from Lost in the City: Stories by Edward P. Jones:

They had lived, this woman and the father of Mildred’s four children, in a small house on Maple View in Anacostia, where Mildred had forced her son to take her. “I live in Northeast, Mama. I don’t know one thing about Anacostia.” “Buy a map. Get a map. I want to see where they live, where him and her live together.” “You just actin crazy.” “Do what I say.”

Tuesday, February 27, 2024

the last book I ever read (Lost in the City: Stories by Edward P. Jones, excerpt nine)

from Lost in the City: Stories by Edward P. Jones:

She took the long way back home, lest she bring bad feelings back to her house. She walked downtown along F Street and looked in the store windows. At a shop at 12th Street, she bought a doughnut and several large cookies with the hundred-dollar bill and ate them unselfconsciously as she walked along, the way a child would. At a shoe store near 13th Street, she abandoned once and for all any hope she ever had that her mother would come to live with her and spend the rest of her life in the room on the second floor. And at Garfinkel’s she wondered if that doctor could go back inside her and pull one end of that pretty bow so that it would come untied and she might make Rickey, with all his whininess, happy.

Monday, February 26, 2024

the last book I ever read (Lost in the City: Stories by Edward P. Jones, excerpt eight)

from Lost in the City: Stories by Edward P. Jones:

Madeleine said nothing more to Arnisa, and she and Samuel drove silently back to Washington. At her apartment, she got out without a word and did not hear Samuel say he was sorry. She opened the building’s front door and made sure it locked behind her. When she was back in her apartment, she looked out the window and found that the car had died on him once again. The car was parked in a space near the entrance to the parking lot with its hood up and Samuel was leaning into the car, a man being swallowed up. She lived on the second floor, facing the parking lot, and she could hear him and what he was doing. White people passed and paid no attention to him.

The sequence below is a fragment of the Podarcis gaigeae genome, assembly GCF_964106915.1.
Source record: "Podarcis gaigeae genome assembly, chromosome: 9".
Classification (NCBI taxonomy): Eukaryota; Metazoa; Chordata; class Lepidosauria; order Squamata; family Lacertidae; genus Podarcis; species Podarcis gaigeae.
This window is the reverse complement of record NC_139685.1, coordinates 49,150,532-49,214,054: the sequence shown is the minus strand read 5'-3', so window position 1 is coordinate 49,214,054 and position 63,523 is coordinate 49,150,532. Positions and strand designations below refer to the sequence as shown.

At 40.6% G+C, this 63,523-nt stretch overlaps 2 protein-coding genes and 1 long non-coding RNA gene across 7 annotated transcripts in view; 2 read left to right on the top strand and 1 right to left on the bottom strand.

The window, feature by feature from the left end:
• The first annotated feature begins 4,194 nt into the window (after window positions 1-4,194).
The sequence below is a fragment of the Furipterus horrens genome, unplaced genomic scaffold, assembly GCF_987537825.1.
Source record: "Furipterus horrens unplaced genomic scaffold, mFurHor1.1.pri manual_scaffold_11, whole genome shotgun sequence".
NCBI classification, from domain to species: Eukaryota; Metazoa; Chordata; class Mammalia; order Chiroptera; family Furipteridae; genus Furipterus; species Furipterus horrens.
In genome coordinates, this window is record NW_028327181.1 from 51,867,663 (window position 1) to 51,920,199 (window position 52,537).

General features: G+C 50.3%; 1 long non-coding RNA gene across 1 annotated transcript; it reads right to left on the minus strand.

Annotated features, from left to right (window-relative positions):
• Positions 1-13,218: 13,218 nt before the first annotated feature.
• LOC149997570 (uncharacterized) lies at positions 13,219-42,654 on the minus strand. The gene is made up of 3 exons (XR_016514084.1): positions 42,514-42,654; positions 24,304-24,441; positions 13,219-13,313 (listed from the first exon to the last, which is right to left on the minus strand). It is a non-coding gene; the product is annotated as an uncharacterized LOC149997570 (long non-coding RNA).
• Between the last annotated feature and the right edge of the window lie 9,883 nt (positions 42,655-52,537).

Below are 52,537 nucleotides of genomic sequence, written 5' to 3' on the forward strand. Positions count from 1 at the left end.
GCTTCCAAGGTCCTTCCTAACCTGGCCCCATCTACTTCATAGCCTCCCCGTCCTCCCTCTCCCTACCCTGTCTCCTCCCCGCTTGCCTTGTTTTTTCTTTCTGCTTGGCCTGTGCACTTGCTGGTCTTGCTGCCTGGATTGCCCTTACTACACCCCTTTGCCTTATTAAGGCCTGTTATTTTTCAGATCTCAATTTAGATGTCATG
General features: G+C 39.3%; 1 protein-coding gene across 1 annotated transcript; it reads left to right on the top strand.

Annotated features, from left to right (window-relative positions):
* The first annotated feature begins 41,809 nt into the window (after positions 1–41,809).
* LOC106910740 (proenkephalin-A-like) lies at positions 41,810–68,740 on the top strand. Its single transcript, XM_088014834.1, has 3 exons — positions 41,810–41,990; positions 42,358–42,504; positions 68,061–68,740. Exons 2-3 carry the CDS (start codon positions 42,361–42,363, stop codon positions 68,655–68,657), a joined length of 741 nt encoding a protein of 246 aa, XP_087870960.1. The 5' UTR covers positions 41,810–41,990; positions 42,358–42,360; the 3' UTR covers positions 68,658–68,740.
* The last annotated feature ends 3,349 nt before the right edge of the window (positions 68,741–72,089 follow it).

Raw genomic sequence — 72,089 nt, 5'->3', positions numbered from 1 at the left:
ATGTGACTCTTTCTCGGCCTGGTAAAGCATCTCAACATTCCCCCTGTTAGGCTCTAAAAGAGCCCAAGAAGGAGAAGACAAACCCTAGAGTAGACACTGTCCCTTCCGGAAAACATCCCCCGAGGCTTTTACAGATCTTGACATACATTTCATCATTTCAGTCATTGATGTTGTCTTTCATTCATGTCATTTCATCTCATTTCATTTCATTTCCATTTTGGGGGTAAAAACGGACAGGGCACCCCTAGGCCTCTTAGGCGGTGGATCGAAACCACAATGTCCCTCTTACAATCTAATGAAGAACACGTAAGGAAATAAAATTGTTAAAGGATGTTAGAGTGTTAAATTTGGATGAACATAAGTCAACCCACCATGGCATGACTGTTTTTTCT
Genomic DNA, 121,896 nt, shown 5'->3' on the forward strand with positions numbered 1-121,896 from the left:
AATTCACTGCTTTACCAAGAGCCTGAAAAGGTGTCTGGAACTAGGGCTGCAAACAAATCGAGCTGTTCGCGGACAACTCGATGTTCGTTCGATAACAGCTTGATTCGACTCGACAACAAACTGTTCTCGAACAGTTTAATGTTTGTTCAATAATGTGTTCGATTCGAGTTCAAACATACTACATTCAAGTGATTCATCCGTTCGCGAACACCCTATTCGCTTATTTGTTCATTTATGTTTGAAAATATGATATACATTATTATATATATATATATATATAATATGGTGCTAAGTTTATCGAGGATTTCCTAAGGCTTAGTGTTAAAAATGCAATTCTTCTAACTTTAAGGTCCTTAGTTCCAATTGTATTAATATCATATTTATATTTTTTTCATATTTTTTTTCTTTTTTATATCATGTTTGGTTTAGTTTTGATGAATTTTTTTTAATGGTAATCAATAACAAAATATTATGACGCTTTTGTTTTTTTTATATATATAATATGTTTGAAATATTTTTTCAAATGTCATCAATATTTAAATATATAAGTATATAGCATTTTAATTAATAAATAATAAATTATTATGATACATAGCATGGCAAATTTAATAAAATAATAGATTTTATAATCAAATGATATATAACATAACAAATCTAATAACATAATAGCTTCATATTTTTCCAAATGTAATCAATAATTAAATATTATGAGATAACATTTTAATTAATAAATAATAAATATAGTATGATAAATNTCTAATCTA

He worked late into the afternoon, now and again stopping to try to start the car or to step back and stare at it as if some solution might rise up from the roof and announce itself. The day was completely ruined for Madeleine, and throughout the afternoon as her father worked she sat angry in the chair with its back to the window. That morning she had looked forward to going to the deli down the street where she and Curtis sometimes bought sandwiches and pastries. But she knew she could not go out with Samuel blocking the path to the deli and the deli would soon be closed. There were few cars or people passing, and most of the world was quiet. The loudest sounds were those of her father’s muttering and of his tools against the car’s metal, all of it reminding her, first before anything else, that the day was forever wearing itself away.

Sunday, February 25, 2024

the last book I ever read (Lost in the City: Stories by Edward P. Jones, excerpt seven)

from Lost in the City: Stories by Edward P. Jones:

He took the pitcher from her. “Your trouble’s that you live up there among all them white people. With the ghost people. They believe in that all forgivin shit, in all that stuff that cripples the soul. You should move out to Anacostia to be with real people, the people who know what day and night is like and never get the two confused.” Then he put his hands at the corners of her mouth and tried to fashion a smile. She hugged him, clung to him, and for those moments they were no more or less than a boy and girl without a mother and father.

Saturday, February 24, 2024

the last book I ever read (Lost in the City: Stories by Edward P. Jones, excerpt six)

from Lost in the City: Stories by Edward P. Jones:

On the other side of Avis stood Marcus, her second son. Marvella noted out of the corner of her eye that he was yapping away, as usual, and at first Marvella thought he was talking to Avis or having another conversation with himself. “Everybody else is borin,” he said to her the first time she asked why he talked to himself. He was now seven. Long before the train came into view, it sent ahead a roar, which always made Marvella look left and right to make certain her children were safe and close. And when she turned away from the coming train, she saw that Marcus had been talking to the man with the dreadlocks.